Ten canola fields in trial | Researchers found bee winter losses and honey production not affected by exposure
A major Canadian study on neonicotinoids was released in late October with little pomp or circumstance.
Bee experts Cynthia Scott-Dupree of the University of Guelph and Chris Cutler of Dalhousie University concluded that canola grown from seed coated with a neonicotinoid insecticide does not pose a risk to honeybee colonies.
“Although various laboratory studies have reported sub-lethal effects in individual honeybees exposed to low doses of neonicotinoid insecticides, the results of the present study suggest that foraging on clothianidin seed-treated crops, under realistic conditions, poses low risk to honeybee colonies,” Cutler and Scott-Dupree wrote in a paper published in PeerJ, an online scientific journal.
Neonicotinoids are applied to almost of the corn and canola and some of the soybeans grown in North America. Numerous studies and media reports have linked the class of insecticides to bee deaths and colony losses in Canada, particularly in Ontario.
Two beekeepers in Ontario filed a class action suit in September on behalf of all beekeepers in the province, claiming $450 million in production losses because of neonicotinoids.
The study by Scott-Dupree and Cutler was conducted at 10 canola fields in Ontario in the summer of 2012. It confirms what they found in two previous field experiments on honeybees and clothianidin: clothianidin, a Bayer Crop Science neonicotinoid, has no significant impact on bee colony health under realistic field conditions.
Cutler and Scott-Dupree placed honeybee colonies in fields of canola grown from seed treated with clothianidin when the crop reached 25 percent bloom.
The bees remained there for 11 to 13 days and then were transported to a military base near Meaford, Ont., on a peninsula that extends into Lake Huron, to isolate the bees from neonicotinoids for the remainder of the summer.
After taking samples and crunching the data, the scientists found:
- The honeybees were exposed to .5 to 1.9 parts per billion of clothianidin in pollen.
- The number of dead bees from colonies exposed to neonic-treated canola was similar to the control group of colonies that weren’t exposed to clothianidin.
- Colonies exposed to clothianidin produced the same amount of honey as the control.
- Exposure to clothianidin had no effect on the number of bees in the colony. The overwinter losses were the same for the treatment and control groups.
“The results are also in agreement with semi-field — field cage, Tier 2 — and field studies that have found that individual bees and colonies are not adversely impacted when foraging on neonicotinoid seed-treated crops,” the authors said.
The paper’s conclusions are the opposite of numerous and highly publicized studies on neonicotinoids.
Many scientists have said the chemical hampers bees’ ability to forage, hinders colony reproduction and has a detrimental impact on bee brain functions.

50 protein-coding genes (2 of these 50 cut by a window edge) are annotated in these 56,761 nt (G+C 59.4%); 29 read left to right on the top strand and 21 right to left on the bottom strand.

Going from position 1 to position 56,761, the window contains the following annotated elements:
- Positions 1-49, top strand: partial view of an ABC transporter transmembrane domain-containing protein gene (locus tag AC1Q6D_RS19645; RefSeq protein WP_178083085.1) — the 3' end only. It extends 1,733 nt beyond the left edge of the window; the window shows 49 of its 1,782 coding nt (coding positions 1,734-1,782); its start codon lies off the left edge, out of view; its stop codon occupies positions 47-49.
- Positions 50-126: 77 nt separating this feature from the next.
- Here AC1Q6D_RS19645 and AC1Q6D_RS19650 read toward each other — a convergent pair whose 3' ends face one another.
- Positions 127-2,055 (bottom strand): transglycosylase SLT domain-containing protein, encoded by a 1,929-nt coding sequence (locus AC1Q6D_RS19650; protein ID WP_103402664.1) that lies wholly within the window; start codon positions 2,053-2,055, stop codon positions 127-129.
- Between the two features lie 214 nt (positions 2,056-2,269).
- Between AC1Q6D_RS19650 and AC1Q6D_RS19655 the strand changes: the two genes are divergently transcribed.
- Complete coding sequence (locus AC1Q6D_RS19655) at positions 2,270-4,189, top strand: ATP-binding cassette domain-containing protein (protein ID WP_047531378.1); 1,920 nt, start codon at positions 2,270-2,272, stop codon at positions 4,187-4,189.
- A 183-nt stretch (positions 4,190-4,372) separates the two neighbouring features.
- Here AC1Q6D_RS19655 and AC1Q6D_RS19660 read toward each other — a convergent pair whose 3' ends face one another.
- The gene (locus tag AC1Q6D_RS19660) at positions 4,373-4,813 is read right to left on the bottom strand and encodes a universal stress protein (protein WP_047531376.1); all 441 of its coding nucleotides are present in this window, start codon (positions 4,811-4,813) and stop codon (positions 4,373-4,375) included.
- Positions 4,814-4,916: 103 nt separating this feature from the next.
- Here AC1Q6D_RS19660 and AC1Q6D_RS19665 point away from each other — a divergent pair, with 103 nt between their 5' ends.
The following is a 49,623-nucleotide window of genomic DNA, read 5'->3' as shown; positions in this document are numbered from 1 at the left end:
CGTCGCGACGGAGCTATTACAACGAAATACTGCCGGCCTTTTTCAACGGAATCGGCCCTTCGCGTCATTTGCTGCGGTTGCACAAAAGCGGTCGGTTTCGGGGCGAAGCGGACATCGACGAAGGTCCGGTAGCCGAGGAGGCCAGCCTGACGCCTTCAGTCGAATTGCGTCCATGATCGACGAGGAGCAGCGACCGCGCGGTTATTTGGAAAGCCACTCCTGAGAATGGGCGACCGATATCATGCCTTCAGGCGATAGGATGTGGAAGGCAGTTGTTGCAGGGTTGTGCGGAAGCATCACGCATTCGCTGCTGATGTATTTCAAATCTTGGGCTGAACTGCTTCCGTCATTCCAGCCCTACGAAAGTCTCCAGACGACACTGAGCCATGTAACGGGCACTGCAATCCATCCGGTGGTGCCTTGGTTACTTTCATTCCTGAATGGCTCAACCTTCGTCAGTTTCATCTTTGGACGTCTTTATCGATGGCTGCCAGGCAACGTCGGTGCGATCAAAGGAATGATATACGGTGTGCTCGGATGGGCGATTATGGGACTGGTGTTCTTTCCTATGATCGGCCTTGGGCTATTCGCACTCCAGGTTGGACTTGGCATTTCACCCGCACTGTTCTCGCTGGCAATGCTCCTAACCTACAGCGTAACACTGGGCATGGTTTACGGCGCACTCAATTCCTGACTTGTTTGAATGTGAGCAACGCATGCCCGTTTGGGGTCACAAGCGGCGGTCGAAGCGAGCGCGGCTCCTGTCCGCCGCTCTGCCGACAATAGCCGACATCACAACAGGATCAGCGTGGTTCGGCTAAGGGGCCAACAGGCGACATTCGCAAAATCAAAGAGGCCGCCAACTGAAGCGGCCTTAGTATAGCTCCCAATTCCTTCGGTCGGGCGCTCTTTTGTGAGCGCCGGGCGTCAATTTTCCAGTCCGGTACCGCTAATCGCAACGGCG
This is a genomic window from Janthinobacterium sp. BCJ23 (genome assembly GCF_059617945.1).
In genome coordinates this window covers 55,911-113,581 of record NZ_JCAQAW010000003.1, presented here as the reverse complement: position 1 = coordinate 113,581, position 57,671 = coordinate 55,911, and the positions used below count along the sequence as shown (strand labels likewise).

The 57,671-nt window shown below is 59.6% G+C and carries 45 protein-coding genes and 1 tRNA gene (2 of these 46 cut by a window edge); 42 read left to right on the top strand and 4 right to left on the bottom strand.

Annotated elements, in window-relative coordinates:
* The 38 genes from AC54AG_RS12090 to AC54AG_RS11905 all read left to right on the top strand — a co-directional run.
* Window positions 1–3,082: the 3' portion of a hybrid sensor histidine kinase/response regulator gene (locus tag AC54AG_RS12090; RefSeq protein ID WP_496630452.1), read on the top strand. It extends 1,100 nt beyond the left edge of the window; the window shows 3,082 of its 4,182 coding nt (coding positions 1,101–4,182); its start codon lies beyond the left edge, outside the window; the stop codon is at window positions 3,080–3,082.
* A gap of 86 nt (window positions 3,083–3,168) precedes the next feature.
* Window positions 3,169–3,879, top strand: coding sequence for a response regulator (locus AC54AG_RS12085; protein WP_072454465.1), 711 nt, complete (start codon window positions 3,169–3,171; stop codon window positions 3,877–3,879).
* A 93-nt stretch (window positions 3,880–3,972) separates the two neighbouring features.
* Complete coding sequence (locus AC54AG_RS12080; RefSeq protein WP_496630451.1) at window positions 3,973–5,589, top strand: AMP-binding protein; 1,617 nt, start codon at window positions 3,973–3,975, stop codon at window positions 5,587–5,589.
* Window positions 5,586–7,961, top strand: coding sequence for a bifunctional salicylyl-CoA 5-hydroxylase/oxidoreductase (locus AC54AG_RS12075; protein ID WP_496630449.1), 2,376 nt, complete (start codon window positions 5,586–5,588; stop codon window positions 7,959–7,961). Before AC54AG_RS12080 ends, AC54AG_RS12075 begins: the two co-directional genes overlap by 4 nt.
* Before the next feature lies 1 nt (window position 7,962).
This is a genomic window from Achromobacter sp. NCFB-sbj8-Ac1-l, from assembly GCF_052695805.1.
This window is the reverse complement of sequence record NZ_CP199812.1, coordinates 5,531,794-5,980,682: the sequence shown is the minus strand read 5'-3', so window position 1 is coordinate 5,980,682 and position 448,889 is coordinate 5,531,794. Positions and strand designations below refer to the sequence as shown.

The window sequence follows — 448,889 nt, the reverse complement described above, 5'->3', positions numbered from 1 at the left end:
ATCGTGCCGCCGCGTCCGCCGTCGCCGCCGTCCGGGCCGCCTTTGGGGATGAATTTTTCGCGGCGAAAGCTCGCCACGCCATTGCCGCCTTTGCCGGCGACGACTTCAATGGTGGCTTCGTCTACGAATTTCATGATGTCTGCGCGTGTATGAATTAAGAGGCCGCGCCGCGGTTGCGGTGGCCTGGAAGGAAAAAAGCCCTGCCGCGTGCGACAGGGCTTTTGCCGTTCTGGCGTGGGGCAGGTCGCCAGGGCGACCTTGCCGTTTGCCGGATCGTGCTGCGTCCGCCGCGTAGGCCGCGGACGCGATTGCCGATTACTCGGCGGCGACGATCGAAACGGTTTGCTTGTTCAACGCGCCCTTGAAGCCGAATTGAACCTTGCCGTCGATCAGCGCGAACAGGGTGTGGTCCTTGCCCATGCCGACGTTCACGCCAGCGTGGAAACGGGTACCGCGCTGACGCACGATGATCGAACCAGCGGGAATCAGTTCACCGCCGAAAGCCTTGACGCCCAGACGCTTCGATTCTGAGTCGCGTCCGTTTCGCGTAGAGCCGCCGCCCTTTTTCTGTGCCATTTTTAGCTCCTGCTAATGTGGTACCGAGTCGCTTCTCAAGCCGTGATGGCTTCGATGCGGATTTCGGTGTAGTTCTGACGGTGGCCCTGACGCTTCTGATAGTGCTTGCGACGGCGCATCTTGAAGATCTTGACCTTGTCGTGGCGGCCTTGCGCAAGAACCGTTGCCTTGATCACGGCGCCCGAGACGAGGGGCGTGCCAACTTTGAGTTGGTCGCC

In an interview, Cutler said it’s difficult to compare laboratory work to field studies on bees.
“In the lab you have a high level of control and precision, but you have uncertainty as to how well the (pesticide) exposure reflects reality,” he said.
“In the field you have much less control and you have a lot more variability because you’re dealing with nature. But you have much better exposure … and a lot more confidence in what the bees are being exposed to is real.”
Laboratory studies typically claim that bees were exposed to realistic field doses, but Cutler said lab scientists often apply pesticide doses based on a worst-case scenario.
“Even though they say they’re realistic, I would say they’re too high…. In reality for clothianidin, in canola it’s around two parts per billion for pollen, even less so in nectar,” he said.
“Some people have been doing things with bumblebees where they expose them to six to 10 parts per billion…. Yes, those concentrations have been detected in the field, but they’re certainly not common.”
Laboratory experiments on bees may have flaws, but so do field studies, said Chris Mullin, an entomologist who studies pesticides and pollinator health at Penn State.
“Unfortunately, the colony is so incredibly complex in regards as to how it interacts with chemicals in the natural system,” he said.
The 2012 study, funded by Bayer Crop Science, cost nearly $1 million and was one of the largest bee experiments in the world that year.
- A fuel tank of a Boeing 747 can hold more than 50,000 gallons of fuel. One part per billion is comparable to adding four drops of liquid to the tank.
- One millilitre of water in an Olympic sized swimming pool is about one part per billion.
- Half of a drop of oil in a super tanker carrying six million gallons of oil is equivalent to one part per trillion.
- Two revolutions of a golf ball on a putting green represents a part per trillion relative to the distance from the Earth to the sun.